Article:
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# Origin of the RNA world: The fate of nucleobases in warm little ponds

Edited by Donald E. Canfield, Institute of Biology and Nordic Center for Earth Evolution, University of Southern Denmark, Odense M., Denmark, and approved August 28, 2017 (received for review June 7, 2017)

## Significance

There are currently two competing hypotheses for the site at which an RNA world emerged: hydrothermal vents in the deep ocean and warm little ponds. Because the former lacks wet and dry cycles, which are well known to promote polymerization (in this case, of nucleotides into RNA), we construct a comprehensive model for the origin of RNA in the latter sites. Our model advances the story and timeline of the RNA world by constraining the source of biomolecules, the environmental conditions, the timescales of reaction, and the emergence of first RNA polymers.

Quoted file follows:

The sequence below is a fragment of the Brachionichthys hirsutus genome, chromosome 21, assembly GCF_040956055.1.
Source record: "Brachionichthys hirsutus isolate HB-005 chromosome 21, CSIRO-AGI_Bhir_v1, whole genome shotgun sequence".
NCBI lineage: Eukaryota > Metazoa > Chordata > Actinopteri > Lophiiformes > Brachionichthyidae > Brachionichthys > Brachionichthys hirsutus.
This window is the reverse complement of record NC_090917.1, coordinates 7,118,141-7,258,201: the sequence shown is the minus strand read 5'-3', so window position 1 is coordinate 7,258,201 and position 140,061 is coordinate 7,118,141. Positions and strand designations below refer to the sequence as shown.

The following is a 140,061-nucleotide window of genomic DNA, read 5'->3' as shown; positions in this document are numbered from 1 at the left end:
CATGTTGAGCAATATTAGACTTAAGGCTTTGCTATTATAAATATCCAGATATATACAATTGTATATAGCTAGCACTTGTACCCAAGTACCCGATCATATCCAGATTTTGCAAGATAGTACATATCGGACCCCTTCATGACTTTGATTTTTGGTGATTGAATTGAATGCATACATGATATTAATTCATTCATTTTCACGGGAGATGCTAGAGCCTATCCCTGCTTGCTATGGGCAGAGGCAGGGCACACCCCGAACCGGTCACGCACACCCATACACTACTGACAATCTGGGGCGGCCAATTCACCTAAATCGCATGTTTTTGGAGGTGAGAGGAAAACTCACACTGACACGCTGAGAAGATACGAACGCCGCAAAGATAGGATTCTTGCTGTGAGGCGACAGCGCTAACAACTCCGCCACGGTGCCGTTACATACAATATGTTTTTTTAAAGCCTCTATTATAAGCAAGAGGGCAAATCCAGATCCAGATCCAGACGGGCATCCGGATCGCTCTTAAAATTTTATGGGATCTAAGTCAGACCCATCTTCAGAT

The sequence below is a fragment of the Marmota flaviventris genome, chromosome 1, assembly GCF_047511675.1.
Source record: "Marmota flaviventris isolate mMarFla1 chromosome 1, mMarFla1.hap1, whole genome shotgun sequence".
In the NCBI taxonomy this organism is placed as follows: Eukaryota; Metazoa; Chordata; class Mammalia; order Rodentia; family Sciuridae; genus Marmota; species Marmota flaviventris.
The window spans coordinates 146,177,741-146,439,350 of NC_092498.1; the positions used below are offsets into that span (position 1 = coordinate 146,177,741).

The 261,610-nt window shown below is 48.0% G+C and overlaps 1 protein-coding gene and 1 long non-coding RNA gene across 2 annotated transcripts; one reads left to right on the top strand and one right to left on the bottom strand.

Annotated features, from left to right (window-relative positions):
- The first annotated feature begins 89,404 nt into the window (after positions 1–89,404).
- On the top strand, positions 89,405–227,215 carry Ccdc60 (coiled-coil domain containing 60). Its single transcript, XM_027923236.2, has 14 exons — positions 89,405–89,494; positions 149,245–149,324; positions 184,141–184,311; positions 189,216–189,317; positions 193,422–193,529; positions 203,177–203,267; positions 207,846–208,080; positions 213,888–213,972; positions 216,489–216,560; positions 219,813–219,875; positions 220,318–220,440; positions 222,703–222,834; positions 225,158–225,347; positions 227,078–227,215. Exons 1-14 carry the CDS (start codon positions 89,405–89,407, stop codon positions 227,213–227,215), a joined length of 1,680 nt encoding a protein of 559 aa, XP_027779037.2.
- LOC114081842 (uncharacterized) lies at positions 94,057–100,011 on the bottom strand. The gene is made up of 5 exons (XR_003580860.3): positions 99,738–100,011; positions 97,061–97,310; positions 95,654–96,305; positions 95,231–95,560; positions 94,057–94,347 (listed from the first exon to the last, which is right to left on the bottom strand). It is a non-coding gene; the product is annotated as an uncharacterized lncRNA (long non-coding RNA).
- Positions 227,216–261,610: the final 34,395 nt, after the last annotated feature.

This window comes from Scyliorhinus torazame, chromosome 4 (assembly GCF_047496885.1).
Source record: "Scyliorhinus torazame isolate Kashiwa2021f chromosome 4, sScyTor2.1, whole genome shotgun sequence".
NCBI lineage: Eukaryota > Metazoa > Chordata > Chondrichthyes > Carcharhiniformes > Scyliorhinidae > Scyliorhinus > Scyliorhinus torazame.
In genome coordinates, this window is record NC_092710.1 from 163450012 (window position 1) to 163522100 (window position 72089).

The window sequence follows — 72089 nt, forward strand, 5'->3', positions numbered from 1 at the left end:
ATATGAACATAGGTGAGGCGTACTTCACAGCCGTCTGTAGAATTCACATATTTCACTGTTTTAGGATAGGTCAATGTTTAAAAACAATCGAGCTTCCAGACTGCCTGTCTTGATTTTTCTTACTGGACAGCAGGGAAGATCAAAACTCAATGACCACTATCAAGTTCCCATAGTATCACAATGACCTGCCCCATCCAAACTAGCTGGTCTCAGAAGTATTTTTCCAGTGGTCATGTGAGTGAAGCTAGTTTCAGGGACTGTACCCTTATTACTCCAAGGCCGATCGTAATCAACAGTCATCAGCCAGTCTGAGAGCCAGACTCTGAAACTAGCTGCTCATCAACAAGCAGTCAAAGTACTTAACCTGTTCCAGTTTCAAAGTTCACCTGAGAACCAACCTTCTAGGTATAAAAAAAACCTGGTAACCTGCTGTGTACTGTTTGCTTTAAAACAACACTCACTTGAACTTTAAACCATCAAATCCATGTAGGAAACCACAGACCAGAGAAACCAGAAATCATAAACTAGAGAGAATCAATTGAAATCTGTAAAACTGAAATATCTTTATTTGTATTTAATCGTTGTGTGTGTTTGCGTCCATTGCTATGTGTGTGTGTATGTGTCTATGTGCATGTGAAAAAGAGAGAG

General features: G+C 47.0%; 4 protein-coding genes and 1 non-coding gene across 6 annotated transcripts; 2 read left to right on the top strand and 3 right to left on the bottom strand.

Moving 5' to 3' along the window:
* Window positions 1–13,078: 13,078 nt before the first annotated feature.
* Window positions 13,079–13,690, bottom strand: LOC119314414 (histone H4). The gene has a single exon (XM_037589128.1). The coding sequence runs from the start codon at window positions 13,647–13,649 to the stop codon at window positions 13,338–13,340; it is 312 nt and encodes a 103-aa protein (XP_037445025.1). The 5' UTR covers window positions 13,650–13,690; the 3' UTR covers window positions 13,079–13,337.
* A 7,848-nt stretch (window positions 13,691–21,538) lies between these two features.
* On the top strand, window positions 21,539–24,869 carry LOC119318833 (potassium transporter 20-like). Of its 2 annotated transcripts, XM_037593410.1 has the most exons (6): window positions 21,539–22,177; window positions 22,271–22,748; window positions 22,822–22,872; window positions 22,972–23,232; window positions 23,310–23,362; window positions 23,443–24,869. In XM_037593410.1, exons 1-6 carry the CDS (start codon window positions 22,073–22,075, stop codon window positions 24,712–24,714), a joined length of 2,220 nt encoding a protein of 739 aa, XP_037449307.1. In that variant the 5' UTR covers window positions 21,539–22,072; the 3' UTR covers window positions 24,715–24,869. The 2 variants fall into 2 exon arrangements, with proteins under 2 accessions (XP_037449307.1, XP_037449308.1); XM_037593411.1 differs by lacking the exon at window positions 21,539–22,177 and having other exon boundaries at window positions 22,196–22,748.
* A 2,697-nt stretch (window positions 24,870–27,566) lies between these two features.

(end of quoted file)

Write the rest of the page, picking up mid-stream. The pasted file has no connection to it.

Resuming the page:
## Abstract

Before the origin of simple cellular life, the building blocks of RNA (nucleotides) had to form and polymerize in favorable environments on early Earth. At this time, meteorites and interplanetary dust particles delivered organics such as nucleobases (the characteristic molecules of nucleotides) to warm little ponds whose wet–dry cycles promoted rapid polymerization. We build a comprehensive numerical model for the evolution of nucleobases in warm little ponds leading to the emergence of the first nucleotides and RNA. We couple Earth’s early evolution with complex prebiotic chemistry in these environments. We find that RNA polymers must have emerged very quickly after the deposition of meteorites (less than a few years). Their constituent nucleobases were primarily meteoritic in origin and not from interplanetary dust particles. Ponds appeared as continents rose out of the early global ocean, but this increasing availability of “targets” for meteorites was offset by declining meteorite bombardment rates. Moreover, the rapid losses of nucleobases to pond seepage during wet periods, and to UV photodissociation during dry periods, mean that the synthesis of nucleotides and their polymerization into RNA occurred in just one to a few wet–dry cycles. Under these conditions, RNA polymers likely appeared before 4.17 billion years ago.